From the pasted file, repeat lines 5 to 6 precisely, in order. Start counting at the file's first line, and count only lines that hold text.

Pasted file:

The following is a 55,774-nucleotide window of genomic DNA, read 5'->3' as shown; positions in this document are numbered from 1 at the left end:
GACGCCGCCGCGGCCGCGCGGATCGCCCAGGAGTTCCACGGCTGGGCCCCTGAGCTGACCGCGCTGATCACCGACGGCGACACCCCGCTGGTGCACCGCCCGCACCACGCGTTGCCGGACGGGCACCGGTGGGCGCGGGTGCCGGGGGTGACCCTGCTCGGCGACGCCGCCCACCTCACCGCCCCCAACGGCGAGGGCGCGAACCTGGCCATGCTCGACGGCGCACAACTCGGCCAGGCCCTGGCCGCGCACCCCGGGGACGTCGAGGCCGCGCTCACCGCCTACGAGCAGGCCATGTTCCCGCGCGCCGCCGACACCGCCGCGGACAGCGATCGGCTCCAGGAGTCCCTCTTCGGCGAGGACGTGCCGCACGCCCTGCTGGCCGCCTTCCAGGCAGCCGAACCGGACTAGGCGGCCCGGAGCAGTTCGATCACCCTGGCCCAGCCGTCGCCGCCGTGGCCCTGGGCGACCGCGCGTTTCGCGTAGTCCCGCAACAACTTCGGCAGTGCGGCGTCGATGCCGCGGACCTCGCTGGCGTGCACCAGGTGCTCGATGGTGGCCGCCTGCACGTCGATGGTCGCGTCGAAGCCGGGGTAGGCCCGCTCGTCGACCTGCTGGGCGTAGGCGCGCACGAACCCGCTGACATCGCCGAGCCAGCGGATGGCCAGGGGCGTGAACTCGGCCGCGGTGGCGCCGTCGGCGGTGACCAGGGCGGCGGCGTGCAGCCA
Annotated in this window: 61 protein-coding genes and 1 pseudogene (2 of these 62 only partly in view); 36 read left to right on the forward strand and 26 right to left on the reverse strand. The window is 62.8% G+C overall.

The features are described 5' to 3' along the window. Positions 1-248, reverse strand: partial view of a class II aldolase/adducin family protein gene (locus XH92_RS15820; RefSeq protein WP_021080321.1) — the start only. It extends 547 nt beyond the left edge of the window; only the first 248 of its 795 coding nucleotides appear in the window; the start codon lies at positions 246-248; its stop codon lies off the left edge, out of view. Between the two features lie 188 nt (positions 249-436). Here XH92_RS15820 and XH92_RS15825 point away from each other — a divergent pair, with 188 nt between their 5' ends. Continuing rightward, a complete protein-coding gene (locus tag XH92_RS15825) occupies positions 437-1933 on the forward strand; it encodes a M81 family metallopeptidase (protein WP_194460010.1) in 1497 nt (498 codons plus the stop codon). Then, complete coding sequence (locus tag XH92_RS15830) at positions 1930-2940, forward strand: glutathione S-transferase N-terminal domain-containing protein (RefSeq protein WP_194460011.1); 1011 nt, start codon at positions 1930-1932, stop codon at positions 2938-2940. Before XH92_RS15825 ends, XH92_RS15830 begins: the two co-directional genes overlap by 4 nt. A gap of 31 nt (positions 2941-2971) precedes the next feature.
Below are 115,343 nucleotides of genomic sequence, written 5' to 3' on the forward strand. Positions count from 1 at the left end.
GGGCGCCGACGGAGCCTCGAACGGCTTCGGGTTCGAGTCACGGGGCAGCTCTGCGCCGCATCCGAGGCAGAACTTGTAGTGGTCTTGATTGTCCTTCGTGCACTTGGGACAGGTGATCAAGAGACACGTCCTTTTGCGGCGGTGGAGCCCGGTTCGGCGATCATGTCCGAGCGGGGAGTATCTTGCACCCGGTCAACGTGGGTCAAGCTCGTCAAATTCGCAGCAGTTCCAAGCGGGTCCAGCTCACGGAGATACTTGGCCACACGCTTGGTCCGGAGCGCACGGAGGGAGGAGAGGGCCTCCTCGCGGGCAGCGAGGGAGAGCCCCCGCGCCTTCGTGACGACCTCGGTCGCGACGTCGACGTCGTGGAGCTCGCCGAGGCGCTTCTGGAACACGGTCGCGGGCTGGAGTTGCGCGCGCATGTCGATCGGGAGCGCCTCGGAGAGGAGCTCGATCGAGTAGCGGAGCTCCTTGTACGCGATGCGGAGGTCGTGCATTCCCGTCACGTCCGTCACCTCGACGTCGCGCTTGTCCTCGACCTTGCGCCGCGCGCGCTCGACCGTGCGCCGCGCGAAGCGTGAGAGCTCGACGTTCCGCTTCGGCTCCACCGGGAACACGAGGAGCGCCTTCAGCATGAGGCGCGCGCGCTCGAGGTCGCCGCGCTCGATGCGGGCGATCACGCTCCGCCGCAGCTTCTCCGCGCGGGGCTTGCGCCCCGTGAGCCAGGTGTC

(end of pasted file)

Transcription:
Below are 115,343 nucleotides of genomic sequence, written 5' to 3' on the forward strand. Positions count from 1 at the left end.
GGGCGCCGACGGAGCCTCGAACGGCTTCGGGTTCGAGTCACGGGGCAGCTCTGCGCCGCATCCGAGGCAGAACTTGTAGTGGTCTTGATTGTCCTTCGTGCACTTGGGACAGGTGATCAAGAGACACGTCCTTTTGCGGCGGTGGAGCCCGGTTCGGCGATCATGTCCGAGCGGGGAGTATCTTGCACCCGGTCAACGTGGGTCAAGCTCGTCAAATTCGCAGCAGTTCCAAGCGGGTCCAGCTCACGGAGATACTTGGCCACACGCTTGGTCCGGAGCGCACGGAGGGAGGAGAGGGCCTCCTCGCGGGCAGCGAGGGAGAGCCCCCGCGCCTTCGTGACGACCTCGGTCGCGACGTCGACGTCGTGGAGCTCGCCGAGGCGCTTCTGGAACACGGTCGCGGGCTGGAGTTGCGCGCGCATGTCGATCGGGAGCGCCTCGGAGAGGAGCTCGATCGAGTAGCGGAGCTCCTTGTACGCGATGCGGAGGTCGTGCATTCCCGTCACGTCCGTCACCTCGACGTCGCGCTTGTCCTCGACCTTGCGCCGCGCGCGCTCGACCGTGCGCCGCGCGAAGCGTGAGAGCTCGACGTTCCGCTTCGGCTCCACCGGGAACACGAGGAGCGCCTTCAGCATGAGGCGCGCGCGCTCGAGGTCGCCGCGCTCGATGCGGGCGATCACGCTCCGCCGCAGCTTCTCCGCGCGGGGCTTGCGCCCCGTGAGCCAGGTGTC